Noted movie critic Richard Schickel dies at 84

Noted movie critic Richard Schickel dies at 84

LOS ANGELES — Richard Schickel, a noted movie critic for Life and Time magazines who also wrote dozens of books and made documentaries about Hollywood, has died. He was 84.

Schickel, who’d had a series of strokes, died on Saturday in Los Angeles from complications of dementia, his daughter, Erika Schickel, told the New York Times.

“He was one of the fathers of American film criticism,” she told the Los Angeles Times. “He had a singular voice. When he wrote or spoke, he had an old-fashioned way of turning a phrase. He was blunt and succinct both on the page and in life.”

In a career that spanned a half-century, Schickel told it like it was — or as he saw it — whether the flick was a star-heavy blockbuster or a gritty independent production.

He loved “Citizen Kane” but thought “The Maltese Falcon” was “cramped and static.”

Shickel was “witty, analytical, tough-minded but always fair, a gifted stylist who believed in honesty but steered clear of cheap shots,” Los Angeles Times film critic Kenneth Turan wrote.

“He wrote from the perspective of a film insider but responded to films from a gut level and never lost the sense of being an average filmgoer reacting to what was on the screen,” Richard Zoglin, a fellow critic and now a contributing editor at Time, told The New York Times.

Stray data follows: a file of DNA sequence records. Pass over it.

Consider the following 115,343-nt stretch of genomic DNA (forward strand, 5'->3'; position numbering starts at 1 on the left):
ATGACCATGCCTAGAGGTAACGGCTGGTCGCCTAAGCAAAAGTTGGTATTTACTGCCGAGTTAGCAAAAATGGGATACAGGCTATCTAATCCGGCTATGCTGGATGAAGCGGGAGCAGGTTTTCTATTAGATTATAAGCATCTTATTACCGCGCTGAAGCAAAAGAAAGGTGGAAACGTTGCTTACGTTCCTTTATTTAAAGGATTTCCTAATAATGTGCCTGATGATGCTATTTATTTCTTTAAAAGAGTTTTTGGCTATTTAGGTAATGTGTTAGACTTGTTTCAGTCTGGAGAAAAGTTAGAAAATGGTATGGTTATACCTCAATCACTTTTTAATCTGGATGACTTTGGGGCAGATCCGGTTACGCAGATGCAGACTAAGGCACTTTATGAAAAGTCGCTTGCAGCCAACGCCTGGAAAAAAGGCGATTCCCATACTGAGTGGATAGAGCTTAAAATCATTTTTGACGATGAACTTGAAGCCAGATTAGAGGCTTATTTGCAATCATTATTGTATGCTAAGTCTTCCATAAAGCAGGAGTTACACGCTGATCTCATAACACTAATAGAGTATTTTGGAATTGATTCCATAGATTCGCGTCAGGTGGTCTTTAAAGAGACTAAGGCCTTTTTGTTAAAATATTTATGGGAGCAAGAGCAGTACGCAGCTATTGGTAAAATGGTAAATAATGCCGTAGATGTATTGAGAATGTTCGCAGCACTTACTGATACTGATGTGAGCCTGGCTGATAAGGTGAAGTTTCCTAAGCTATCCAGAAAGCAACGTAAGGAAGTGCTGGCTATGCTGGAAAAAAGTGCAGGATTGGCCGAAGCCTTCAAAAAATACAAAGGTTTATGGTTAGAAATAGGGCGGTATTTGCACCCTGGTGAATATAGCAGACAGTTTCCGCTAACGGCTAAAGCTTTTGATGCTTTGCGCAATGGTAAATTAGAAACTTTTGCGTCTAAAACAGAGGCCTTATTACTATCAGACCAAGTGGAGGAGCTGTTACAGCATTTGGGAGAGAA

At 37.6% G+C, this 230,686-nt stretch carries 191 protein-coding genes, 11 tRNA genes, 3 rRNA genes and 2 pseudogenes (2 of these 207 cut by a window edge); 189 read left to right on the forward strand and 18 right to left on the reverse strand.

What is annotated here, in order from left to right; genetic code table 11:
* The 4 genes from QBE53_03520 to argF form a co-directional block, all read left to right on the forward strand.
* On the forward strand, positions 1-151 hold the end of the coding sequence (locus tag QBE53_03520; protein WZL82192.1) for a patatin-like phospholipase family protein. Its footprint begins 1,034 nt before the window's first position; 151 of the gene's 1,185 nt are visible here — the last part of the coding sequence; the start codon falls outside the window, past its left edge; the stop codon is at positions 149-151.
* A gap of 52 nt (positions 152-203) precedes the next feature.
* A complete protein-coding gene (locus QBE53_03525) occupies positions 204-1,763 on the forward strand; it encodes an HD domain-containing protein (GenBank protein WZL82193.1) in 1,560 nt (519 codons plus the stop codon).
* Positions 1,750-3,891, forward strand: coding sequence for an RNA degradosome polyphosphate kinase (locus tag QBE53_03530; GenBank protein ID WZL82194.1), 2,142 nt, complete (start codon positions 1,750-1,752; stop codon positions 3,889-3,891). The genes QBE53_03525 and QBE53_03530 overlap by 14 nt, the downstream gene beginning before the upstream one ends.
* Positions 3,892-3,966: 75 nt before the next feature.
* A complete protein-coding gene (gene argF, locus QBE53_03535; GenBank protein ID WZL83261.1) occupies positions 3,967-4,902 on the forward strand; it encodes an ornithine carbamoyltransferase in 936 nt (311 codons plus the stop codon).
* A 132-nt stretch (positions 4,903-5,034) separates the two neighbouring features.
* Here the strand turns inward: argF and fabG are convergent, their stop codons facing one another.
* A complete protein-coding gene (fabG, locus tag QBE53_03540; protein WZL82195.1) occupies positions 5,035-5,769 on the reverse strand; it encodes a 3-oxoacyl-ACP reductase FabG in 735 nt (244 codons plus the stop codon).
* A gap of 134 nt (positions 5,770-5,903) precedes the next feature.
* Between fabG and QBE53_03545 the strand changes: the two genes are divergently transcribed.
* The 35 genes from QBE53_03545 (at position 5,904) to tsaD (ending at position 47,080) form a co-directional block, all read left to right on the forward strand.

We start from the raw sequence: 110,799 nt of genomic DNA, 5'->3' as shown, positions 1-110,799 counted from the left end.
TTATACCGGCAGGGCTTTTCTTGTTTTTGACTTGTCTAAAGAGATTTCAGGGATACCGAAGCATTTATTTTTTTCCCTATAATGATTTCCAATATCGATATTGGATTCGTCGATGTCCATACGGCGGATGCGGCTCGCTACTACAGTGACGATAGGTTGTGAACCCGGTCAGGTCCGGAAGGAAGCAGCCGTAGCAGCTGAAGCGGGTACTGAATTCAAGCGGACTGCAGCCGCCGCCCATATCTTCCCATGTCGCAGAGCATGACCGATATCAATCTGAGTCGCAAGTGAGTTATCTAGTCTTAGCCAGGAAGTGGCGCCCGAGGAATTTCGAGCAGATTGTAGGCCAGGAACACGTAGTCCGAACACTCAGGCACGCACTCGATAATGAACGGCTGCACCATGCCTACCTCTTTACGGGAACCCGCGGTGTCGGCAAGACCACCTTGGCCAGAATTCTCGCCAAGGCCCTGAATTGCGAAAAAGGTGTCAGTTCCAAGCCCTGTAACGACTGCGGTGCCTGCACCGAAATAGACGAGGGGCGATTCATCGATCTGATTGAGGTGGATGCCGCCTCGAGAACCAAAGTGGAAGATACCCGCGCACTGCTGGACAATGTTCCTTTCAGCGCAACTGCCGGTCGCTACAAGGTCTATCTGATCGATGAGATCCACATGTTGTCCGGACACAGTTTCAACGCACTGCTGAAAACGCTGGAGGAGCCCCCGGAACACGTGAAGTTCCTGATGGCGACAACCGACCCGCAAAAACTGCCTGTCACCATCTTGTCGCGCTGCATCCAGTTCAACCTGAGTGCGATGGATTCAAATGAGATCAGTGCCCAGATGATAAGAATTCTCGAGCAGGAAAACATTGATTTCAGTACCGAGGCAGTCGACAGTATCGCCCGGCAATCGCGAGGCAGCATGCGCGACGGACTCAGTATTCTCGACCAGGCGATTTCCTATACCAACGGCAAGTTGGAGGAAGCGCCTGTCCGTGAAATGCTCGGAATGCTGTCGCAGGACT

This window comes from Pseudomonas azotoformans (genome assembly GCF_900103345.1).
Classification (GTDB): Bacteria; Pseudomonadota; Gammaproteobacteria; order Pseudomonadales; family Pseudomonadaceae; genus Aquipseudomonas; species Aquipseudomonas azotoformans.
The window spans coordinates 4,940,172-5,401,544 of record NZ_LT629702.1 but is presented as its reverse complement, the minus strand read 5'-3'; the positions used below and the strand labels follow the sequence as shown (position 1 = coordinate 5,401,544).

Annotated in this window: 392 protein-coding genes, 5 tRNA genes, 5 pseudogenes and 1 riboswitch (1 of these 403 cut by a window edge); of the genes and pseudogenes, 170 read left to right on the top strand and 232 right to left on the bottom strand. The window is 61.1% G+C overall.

Schickel estimated that he had seen more than 22,000 motion pictures, beginning with Walt Disney’s “Snow White and the Seven Dwarfs” when he was 5 years old.

But the Milwaukee-born writer was no snob about his passion.

In his 2015 memoir, he wrote: “I just like to be there in the dark watching something — almost anything, if truth be known.”

He also liked to write about them. He was a Life magazine reviewer from 1965 until the magazine closed in 1972, then worked for Time until 2010. He later wrote for the blog Truthdig.com.

Shickel also wrote, co-wrote or edited nearly 40 books, including biographies of luminaries such as Woody Allen and Clint Eastwood and he wrote or directed nearly 40 documentaries on Hollywood and its players.

Shickel counted among his acquaintances the likes of Eastwood, director Stanley Kubrick and “Chinatown” screenwriter Robert Towne.

In addition to his daughter Erika, Shickel is survived by a daughter, Jessica Vild; a step-daughter, Ali Rubinstein and four grandchildren.

The Associated Press

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